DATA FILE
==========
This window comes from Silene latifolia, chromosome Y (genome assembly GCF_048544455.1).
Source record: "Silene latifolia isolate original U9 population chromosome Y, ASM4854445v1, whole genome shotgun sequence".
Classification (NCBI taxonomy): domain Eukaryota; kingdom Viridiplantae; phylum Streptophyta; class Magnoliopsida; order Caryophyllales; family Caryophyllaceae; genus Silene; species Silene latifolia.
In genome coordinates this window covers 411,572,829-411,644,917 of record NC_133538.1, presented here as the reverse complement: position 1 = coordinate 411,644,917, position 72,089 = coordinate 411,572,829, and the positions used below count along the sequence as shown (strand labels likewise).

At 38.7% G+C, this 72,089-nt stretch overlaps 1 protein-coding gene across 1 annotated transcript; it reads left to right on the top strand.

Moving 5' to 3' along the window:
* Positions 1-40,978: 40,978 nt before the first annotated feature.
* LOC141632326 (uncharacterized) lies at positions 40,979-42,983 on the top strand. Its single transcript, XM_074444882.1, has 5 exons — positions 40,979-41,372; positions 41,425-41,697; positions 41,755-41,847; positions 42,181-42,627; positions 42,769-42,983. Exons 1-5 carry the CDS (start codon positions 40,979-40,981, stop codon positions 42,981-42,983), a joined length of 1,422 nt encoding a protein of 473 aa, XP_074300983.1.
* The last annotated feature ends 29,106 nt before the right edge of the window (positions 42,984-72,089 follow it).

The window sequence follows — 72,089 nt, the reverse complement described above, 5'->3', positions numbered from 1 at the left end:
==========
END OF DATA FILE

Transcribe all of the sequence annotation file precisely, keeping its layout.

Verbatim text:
This window comes from Silene latifolia, chromosome Y (genome assembly GCF_048544455.1).
Source record: "Silene latifolia isolate original U9 population chromosome Y, ASM4854445v1, whole genome shotgun sequence".
Classification (NCBI taxonomy): domain Eukaryota; kingdom Viridiplantae; phylum Streptophyta; class Magnoliopsida; order Caryophyllales; family Caryophyllaceae; genus Silene; species Silene latifolia.
In genome coordinates this window covers 411,572,829-411,644,917 of record NC_133538.1, presented here as the reverse complement: position 1 = coordinate 411,644,917, position 72,089 = coordinate 411,572,829, and the positions used below count along the sequence as shown (strand labels likewise).

At 38.7% G+C, this 72,089-nt stretch overlaps 1 protein-coding gene across 1 annotated transcript; it reads left to right on the top strand.

Moving 5' to 3' along the window:
* Positions 1-40,978: 40,978 nt before the first annotated feature.
* LOC141632326 (uncharacterized) lies at positions 40,979-42,983 on the top strand. Its single transcript, XM_074444882.1, has 5 exons — positions 40,979-41,372; positions 41,425-41,697; positions 41,755-41,847; positions 42,181-42,627; positions 42,769-42,983. Exons 1-5 carry the CDS (start codon positions 40,979-40,981, stop codon positions 42,981-42,983), a joined length of 1,422 nt encoding a protein of 473 aa, XP_074300983.1.
* The last annotated feature ends 29,106 nt before the right edge of the window (positions 42,984-72,089 follow it).

The window sequence follows — 72,089 nt, the reverse complement described above, 5'->3', positions numbered from 1 at the left end: